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EPA reaches agreement with Daramic
Release Date: 04/06/2006
Contact Information: William Omohundro, (312) 353-8254, firstname.lastname@example.org
FOR IMMEDIATE RELEASE
CHICAGO (Thursday, April 6, 2006) - U.S. Environmental Protection Agency Region 5 has reached an agreement with Daramic LLC on alleged clean-air violations at the company's battery separator manufacturing plant at 3430 Cline Road, Corydon, Ind. The plant makes thin plastic sheets for use in lead-acid batteries and other applications.
The agreement, which includes a $193,530 environmental project and a $68,297 penalty, resolves EPA allegations that Daramic failed to capture and recover volatile organic compound emissions at the level required by its state operating permit.
"Daramic has agreed to modify its production practices and install new equipment to better capture and recover emissions. These actions will reduce releases of the hazardous volatile organic compound trichloroethylene from the plant by roughly 450 tons a year," said Regional Administrator Thomas V. Skinner. "This will help protect the health of Daramic's neighbors in the Corydon area."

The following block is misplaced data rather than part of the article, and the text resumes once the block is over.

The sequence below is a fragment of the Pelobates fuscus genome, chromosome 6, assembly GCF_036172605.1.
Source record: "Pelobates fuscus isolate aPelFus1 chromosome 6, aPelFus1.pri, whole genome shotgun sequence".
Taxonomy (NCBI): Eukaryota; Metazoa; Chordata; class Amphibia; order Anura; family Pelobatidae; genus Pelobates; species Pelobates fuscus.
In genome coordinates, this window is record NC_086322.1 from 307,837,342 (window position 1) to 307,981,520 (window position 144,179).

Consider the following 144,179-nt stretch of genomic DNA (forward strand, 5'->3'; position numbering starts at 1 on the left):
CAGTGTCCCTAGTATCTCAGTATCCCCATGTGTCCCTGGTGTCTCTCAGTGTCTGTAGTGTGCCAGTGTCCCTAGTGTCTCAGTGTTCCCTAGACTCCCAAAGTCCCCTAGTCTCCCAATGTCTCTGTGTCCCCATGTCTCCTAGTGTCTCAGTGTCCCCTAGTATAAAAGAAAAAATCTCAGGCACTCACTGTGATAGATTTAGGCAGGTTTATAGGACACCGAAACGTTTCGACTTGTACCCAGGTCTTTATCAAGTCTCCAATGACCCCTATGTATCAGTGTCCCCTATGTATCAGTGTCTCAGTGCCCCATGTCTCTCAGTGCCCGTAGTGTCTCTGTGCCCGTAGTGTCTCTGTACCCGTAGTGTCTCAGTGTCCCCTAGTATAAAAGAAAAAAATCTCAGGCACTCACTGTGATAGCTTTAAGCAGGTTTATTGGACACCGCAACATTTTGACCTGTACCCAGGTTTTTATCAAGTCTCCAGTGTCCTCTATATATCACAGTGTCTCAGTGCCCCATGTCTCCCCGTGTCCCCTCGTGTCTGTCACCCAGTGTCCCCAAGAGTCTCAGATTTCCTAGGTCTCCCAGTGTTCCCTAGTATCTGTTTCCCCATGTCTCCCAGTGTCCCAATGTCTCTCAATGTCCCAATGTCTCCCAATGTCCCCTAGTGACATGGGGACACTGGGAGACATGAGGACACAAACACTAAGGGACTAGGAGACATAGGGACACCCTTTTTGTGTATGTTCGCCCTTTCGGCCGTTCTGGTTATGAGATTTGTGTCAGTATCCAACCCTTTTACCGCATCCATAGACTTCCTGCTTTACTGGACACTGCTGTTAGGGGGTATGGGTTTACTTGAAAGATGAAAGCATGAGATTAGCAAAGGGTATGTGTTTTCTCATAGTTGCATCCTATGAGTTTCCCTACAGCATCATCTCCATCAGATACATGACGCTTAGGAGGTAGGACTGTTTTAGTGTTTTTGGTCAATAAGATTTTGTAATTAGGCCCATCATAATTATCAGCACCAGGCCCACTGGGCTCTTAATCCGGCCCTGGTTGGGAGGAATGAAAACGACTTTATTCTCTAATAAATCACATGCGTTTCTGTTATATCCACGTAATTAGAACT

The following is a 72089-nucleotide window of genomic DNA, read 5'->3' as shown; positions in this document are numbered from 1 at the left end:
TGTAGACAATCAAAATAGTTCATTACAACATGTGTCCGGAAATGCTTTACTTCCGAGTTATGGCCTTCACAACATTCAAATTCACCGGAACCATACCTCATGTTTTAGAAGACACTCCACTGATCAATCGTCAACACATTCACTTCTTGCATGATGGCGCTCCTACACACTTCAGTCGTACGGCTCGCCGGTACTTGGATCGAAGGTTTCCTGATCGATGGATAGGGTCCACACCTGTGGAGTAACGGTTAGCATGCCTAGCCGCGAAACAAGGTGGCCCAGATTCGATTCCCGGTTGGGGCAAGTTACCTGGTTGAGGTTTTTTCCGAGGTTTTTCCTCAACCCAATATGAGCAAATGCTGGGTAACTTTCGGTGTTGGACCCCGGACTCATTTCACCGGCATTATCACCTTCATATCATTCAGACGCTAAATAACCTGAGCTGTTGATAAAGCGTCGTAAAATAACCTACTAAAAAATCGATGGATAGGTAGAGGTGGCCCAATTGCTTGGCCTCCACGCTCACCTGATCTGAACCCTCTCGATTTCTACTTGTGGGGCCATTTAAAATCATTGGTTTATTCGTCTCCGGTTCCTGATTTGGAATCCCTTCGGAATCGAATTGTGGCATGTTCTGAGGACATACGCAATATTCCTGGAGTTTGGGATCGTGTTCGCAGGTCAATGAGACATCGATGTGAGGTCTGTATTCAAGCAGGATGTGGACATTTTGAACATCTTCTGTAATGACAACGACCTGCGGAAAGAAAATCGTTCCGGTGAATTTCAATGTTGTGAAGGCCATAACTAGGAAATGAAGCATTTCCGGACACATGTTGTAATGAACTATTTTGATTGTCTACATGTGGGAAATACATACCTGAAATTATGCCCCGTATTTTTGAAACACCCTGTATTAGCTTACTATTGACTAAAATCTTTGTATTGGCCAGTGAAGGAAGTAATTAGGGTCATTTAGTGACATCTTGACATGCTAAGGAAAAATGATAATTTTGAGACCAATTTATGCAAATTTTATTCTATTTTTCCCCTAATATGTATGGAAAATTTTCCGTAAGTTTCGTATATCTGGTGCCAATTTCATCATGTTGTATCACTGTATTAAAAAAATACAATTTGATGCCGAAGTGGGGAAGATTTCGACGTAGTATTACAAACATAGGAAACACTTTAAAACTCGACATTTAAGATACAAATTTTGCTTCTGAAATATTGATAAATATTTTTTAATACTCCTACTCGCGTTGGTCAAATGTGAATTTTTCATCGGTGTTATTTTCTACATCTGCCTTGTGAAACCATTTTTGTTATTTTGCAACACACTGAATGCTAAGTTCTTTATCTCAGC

In a related action, Daramic agreed to an EPA order requiring it to apply for modifications of its state construction and operating permits to incorporate these changes.
Volatile organic compounds contribute to the formation of ground-level ozone or smog. Smog is formed when a mixture of air pollutants is baked in the hot summer sun. Smog can cause a variety of respiratory problems, including coughing, wheezing, shortness of breath and chest pain. People with asthma, children and the elderly are especially at risk, but these health concerns are important to everyone.
Breathing or drinking high levels of trichloroethylene may cause nervous system effects and liver and lung damage. It is used mainly as a solvent for cleaning metal and plastic parts.